Donor Spotlight

Donor Spotlight

Jeff Chaddock and his partner Mark Morrow are challenging you to leave a gift beyond your lifetime.

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News & Happenings

The Charitable IRA Rollover is Here

This past August, Congress and the President passed a law(H.R. 4) that provides tax incentives to donors age 70 ½ or older who makegifts from their Individuals Retirement Accounts (IRAs) to communityfoundations and other nonprofit organizations.

Under the new law, donors will be able to make a lifetimegifts using funds from their IRAs without any undesirable tax consequences.Prior to this, donors would have to report any amount taken from their IRAs astaxable income, then take a charitable deduction for their gift, but only up to50 percent of one’s adjusted gross income (AGI). This caused some donors to paymore in income taxes than if they did not make a gift at all.

How does the new lawwork?

1. The donor requests his or her IRA plan administrator totransfer funds to the Foundation for Appalachian Ohio.

2. The IRA administrator transfers the funds directly to theFoundation. It is very important that the funds be transferred electronicallydirectly from the IRA to the Foundation. The donor cannot receive the fundsfirst and the make a gift using the proceeds from the distribution.

3. This “qualified charitable distribution” is excluded fromthe donors adjusted gross income (AGI).

4. Donors must make the gifts to public charities. Gifts tocharitable trusts, donor-advised funds and supporting organizations are noteligible.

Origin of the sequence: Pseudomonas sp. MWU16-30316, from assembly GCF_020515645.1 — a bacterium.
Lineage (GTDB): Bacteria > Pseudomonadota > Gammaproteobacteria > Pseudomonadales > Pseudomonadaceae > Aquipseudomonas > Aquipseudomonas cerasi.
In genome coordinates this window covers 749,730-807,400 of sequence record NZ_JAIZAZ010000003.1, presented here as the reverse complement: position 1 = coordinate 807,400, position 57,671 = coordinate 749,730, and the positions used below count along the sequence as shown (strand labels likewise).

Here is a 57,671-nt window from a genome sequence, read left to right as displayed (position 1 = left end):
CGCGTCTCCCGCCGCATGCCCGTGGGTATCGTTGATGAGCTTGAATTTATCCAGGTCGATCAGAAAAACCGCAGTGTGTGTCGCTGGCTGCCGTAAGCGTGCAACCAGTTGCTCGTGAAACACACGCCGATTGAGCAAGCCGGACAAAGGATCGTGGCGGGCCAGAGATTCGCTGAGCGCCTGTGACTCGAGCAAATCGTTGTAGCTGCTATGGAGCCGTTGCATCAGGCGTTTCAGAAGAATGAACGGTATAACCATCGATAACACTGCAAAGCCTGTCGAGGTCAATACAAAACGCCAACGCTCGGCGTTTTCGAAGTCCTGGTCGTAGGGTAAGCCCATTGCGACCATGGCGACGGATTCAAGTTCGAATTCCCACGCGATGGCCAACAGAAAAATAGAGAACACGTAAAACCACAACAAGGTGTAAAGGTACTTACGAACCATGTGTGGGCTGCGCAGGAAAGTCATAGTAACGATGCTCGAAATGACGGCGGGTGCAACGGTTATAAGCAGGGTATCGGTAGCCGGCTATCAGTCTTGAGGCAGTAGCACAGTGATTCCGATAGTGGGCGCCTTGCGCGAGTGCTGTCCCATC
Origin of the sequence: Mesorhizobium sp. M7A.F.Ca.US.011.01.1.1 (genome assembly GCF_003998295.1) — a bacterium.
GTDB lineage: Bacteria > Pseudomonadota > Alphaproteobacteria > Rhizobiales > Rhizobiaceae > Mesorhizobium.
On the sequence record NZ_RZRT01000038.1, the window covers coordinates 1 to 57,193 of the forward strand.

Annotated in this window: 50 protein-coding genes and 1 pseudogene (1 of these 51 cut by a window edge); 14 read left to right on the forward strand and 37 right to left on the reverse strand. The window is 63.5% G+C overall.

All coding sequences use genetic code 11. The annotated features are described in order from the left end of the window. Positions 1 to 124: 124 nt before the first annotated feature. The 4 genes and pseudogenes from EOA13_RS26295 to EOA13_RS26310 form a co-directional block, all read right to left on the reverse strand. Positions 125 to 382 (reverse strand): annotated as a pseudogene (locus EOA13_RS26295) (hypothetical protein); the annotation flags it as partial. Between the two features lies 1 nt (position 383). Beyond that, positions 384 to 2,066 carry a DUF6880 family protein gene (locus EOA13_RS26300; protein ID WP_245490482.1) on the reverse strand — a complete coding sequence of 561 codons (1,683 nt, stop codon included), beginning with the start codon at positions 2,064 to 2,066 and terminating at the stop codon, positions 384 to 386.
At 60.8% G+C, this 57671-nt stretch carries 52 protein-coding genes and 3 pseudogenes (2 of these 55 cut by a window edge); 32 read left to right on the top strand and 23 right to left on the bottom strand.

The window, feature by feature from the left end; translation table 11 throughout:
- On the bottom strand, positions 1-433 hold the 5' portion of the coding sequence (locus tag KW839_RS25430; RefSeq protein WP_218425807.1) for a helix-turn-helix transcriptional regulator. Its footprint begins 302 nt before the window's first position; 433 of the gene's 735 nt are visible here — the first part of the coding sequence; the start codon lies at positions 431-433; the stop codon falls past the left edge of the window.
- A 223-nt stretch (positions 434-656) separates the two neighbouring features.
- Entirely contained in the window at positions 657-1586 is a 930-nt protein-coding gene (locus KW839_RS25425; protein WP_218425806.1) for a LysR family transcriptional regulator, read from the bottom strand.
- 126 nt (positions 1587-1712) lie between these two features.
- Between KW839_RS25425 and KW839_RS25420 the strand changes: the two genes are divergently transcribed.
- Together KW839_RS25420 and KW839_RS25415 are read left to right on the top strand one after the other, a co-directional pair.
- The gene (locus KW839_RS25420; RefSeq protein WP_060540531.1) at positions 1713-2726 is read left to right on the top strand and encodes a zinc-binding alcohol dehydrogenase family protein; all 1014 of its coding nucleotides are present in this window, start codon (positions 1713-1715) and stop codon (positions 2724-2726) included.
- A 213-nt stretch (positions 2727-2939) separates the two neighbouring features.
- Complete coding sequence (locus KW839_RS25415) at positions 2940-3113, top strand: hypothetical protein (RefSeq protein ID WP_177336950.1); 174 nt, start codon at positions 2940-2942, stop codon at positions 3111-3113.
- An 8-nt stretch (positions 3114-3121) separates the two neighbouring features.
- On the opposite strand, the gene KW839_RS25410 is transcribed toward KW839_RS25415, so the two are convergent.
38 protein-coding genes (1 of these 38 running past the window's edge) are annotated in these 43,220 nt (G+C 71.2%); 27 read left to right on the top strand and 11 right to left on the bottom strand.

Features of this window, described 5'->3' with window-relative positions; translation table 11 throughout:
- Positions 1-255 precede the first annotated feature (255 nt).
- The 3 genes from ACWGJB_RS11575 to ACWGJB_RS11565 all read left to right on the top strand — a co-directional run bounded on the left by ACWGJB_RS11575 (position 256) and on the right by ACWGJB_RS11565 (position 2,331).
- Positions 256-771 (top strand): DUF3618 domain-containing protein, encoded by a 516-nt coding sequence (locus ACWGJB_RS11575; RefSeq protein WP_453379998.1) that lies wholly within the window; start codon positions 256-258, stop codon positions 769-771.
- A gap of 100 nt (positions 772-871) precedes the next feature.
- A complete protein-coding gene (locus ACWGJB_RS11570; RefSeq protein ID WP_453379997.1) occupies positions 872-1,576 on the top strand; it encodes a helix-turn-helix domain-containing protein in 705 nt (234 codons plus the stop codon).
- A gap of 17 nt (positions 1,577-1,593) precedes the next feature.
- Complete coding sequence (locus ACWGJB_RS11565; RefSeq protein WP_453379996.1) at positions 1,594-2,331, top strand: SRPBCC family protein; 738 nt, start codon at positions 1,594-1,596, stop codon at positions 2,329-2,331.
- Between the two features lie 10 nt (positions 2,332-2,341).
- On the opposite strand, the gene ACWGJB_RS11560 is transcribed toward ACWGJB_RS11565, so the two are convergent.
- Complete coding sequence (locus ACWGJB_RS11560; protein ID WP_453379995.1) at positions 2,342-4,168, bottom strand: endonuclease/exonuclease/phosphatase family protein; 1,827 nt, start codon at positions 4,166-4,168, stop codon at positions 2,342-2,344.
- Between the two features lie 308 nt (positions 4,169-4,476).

5. Donors cannot receive a benefit from the gift, or elsethe entire gift is not an eligible charitable rollover.

6. Gifts must be made by December 31, 2007, when the provision expires.

What are the benefitsto the donor?

1. Donors can avoid paying tax on pre-tax dollars in theirIRAs.

2. The 50 percent AGI limitation on charitable gifts of cashdoes not apply to IRA rollover gifts, so a donor could make a larger gift if heor she desired.

3. Qualified charitable distributions from IRAs count towardthe owner’s required minimum distributions, so donors may be able to reducetheir income and the percentage of social security subject to taxation.

 

Why is this new lawespecially good for Ohioresidents?

Donors who live in states such as Ohio,which so not allow state income tax deductions for charitable gifts, mayrecognize greater benefits in making a gift from their IRA assets. Without thislaw, donors would have to claim the IRA distribution as taxable income on theirstate and federal return – subject to the AGI limits – but wouldn’t receive astate income tax deduction for the gift. Thus, they would pay more in a stateincome tax.

 

Q & A

Question: Can adonor use his or her required minimum distributions to make a gift?

Answer: Yes, aslong as the required minimum distribution is less than $100,000 per year. Thisis a great opportunity for donors to avoid receiving the required distributionand avoid paying income taxes on it. You can ask your IRA administrator totransfer the distribution directly to the Foundation for 2007.

Question: I wouldlike to give more than $100,000. How can I do that?

Answer: Thelegislation allows donors to make a gift in the 2007 tax year. Plus, a spouseaged 70 ½ or older also can give $100,000 from his or her own IRA over the sameperiod.

NOTE: The informationabove is not a substitute for expert legal, tax or other professional advice. Westrongly encourage donors to work with their counsel to determine the impact ofthis new law on their particular situations.